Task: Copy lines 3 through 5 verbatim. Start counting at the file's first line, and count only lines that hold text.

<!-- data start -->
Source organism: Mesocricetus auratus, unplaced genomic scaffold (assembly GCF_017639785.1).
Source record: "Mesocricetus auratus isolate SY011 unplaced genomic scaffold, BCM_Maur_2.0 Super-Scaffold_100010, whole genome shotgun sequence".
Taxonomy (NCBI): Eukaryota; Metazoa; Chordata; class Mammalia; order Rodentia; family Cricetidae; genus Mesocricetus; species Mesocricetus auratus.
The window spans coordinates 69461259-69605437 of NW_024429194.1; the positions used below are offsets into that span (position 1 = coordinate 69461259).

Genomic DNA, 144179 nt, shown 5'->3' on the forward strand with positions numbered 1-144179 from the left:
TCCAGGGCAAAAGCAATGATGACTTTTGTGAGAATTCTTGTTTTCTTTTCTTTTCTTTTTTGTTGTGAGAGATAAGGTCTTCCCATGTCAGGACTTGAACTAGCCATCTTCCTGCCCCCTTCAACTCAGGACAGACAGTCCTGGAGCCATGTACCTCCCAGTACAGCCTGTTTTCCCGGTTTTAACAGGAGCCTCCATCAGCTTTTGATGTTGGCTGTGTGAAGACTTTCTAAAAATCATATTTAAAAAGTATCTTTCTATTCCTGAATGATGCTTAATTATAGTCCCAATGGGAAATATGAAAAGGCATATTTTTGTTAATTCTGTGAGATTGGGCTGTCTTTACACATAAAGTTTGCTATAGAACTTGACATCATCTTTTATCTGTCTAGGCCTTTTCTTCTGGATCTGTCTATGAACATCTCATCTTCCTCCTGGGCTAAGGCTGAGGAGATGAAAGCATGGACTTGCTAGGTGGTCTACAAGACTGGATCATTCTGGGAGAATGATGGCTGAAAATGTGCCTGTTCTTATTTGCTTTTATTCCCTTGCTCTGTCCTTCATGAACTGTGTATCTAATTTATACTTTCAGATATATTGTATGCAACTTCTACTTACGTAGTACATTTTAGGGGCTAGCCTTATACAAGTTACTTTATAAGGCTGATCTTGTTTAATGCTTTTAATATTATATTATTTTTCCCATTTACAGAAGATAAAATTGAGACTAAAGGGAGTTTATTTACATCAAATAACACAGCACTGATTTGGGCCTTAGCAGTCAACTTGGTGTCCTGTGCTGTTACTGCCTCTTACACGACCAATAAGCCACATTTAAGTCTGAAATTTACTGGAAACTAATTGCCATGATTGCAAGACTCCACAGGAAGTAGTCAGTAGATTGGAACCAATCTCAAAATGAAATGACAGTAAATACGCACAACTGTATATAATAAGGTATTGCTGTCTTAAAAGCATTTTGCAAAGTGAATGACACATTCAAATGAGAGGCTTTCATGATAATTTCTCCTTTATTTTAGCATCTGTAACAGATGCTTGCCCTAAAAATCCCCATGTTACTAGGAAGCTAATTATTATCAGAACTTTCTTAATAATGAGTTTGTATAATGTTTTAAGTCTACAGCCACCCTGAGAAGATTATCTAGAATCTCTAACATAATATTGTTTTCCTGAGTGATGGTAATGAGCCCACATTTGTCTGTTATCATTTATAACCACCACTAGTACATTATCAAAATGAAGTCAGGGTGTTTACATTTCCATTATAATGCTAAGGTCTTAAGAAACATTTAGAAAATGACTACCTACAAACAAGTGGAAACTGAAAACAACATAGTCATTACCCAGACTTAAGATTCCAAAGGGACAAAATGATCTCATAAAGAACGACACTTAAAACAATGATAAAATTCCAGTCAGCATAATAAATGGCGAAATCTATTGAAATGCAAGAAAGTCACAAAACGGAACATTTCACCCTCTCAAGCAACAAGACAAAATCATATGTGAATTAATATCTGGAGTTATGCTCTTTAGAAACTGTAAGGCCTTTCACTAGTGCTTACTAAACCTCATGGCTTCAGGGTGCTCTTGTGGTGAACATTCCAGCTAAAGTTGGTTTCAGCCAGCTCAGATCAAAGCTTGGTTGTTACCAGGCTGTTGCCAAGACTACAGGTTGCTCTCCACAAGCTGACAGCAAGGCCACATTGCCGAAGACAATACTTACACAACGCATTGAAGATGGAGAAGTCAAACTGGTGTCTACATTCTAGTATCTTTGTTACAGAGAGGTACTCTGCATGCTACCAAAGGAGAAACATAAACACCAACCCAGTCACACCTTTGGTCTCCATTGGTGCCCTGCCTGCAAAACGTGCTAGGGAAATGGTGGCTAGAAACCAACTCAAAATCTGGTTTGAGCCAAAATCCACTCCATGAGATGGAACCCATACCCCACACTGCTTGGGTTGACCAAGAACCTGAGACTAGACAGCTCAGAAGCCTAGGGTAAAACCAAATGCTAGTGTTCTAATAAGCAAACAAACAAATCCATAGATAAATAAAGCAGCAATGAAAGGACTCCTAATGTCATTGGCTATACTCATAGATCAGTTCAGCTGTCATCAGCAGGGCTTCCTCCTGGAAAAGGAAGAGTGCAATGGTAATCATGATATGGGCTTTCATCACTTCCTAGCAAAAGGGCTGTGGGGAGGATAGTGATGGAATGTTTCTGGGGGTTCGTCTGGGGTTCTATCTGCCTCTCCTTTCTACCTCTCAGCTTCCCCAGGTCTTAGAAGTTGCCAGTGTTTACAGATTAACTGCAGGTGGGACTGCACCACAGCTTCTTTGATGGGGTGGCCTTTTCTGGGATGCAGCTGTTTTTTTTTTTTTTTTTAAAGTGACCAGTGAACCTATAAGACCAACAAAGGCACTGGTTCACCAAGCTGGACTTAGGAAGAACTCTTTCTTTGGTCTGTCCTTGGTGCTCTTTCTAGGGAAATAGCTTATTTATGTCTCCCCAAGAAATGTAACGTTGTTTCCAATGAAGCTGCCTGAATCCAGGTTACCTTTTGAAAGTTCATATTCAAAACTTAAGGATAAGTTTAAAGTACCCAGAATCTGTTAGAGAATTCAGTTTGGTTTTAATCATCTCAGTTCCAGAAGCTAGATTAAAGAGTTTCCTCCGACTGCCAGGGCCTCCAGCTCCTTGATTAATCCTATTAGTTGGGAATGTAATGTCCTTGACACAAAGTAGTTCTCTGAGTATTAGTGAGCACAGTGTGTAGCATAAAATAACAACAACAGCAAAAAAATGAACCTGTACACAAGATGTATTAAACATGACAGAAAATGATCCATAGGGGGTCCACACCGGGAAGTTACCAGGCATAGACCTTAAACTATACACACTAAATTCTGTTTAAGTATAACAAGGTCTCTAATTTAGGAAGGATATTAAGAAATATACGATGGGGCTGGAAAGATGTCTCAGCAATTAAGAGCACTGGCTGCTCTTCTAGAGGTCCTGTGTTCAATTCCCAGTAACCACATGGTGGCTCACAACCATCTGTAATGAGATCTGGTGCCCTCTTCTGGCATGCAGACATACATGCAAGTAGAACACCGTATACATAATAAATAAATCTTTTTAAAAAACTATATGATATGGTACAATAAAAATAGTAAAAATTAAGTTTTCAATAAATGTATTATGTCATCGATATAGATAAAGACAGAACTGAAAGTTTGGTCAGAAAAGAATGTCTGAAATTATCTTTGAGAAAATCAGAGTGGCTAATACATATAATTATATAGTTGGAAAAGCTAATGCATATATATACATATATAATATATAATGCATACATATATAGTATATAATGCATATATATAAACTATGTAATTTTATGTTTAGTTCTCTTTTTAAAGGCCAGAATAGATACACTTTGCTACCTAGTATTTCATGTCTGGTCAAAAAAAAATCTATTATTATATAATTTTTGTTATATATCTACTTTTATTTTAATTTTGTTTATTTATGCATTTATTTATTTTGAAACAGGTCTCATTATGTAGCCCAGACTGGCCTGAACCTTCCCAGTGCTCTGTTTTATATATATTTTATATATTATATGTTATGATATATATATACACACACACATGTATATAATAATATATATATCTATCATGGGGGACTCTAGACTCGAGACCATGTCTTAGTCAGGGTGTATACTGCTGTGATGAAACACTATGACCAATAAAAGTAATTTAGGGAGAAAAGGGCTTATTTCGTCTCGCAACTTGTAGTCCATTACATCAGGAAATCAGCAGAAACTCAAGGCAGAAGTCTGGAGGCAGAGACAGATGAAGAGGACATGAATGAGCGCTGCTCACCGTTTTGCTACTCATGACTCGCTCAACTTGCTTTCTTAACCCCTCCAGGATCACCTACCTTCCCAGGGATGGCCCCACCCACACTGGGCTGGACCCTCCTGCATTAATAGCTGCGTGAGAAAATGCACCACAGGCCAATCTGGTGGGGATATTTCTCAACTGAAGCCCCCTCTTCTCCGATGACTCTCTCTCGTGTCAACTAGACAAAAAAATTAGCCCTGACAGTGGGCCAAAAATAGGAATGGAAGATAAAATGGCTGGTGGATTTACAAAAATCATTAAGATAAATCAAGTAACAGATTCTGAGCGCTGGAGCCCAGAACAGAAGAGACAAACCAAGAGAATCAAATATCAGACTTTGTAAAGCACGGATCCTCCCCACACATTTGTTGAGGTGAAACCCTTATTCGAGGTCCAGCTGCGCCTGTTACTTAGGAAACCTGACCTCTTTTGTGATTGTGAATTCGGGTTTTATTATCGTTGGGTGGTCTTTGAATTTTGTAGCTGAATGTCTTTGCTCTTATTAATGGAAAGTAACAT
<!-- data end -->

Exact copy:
Taxonomy (NCBI): Eukaryota; Metazoa; Chordata; class Mammalia; order Rodentia; family Cricetidae; genus Mesocricetus; species Mesocricetus auratus.
The window spans coordinates 69461259-69605437 of NW_024429194.1; the positions used below are offsets into that span (position 1 = coordinate 69461259).

Genomic DNA, 144179 nt, shown 5'->3' on the forward strand with positions numbered 1-144179 from the left: